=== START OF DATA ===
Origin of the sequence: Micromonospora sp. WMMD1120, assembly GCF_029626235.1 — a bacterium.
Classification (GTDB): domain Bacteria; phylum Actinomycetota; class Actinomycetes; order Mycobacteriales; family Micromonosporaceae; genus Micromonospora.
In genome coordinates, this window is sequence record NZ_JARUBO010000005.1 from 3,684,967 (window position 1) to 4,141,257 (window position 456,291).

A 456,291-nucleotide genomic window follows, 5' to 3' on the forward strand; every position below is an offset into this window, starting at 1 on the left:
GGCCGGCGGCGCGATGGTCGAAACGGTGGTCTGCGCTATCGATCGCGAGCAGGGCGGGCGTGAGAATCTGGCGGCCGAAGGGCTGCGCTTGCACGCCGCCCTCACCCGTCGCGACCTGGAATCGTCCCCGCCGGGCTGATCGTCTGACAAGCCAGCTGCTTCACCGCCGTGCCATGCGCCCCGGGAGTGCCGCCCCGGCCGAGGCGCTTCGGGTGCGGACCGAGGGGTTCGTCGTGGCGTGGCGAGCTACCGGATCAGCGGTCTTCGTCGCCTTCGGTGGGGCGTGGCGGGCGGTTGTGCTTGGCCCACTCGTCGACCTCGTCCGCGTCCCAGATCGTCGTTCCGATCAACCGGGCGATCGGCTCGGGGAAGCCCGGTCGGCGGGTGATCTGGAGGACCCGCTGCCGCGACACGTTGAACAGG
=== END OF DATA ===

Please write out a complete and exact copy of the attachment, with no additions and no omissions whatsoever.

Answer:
Origin of the sequence: Micromonospora sp. WMMD1120, assembly GCF_029626235.1 — a bacterium.
Classification (GTDB): domain Bacteria; phylum Actinomycetota; class Actinomycetes; order Mycobacteriales; family Micromonosporaceae; genus Micromonospora.
In genome coordinates, this window is sequence record NZ_JARUBO010000005.1 from 3,684,967 (window position 1) to 4,141,257 (window position 456,291).

A 456,291-nucleotide genomic window follows, 5' to 3' on the forward strand; every position below is an offset into this window, starting at 1 on the left:
GGCCGGCGGCGCGATGGTCGAAACGGTGGTCTGCGCTATCGATCGCGAGCAGGGCGGGCGTGAGAATCTGGCGGCCGAAGGGCTGCGCTTGCACGCCGCCCTCACCCGTCGCGACCTGGAATCGTCCCCGCCGGGCTGATCGTCTGACAAGCCAGCTGCTTCACCGCCGTGCCATGCGCCCCGGGAGTGCCGCCCCGGCCGAGGCGCTTCGGGTGCGGACCGAGGGGTTCGTCGTGGCGTGGCGAGCTACCGGATCAGCGGTCTTCGTCGCCTTCGGTGGGGCGTGGCGGGCGGTTGTGCTTGGCCCACTCGTCGACCTCGTCCGCGTCCCAGATCGTCGTTCCGATCAACCGGGCGATCGGCTCGGGGAAGCCCGGTCGGCGGGTGATCTGGAGGACCCGCTGCCGCGACACGTTGAACAGG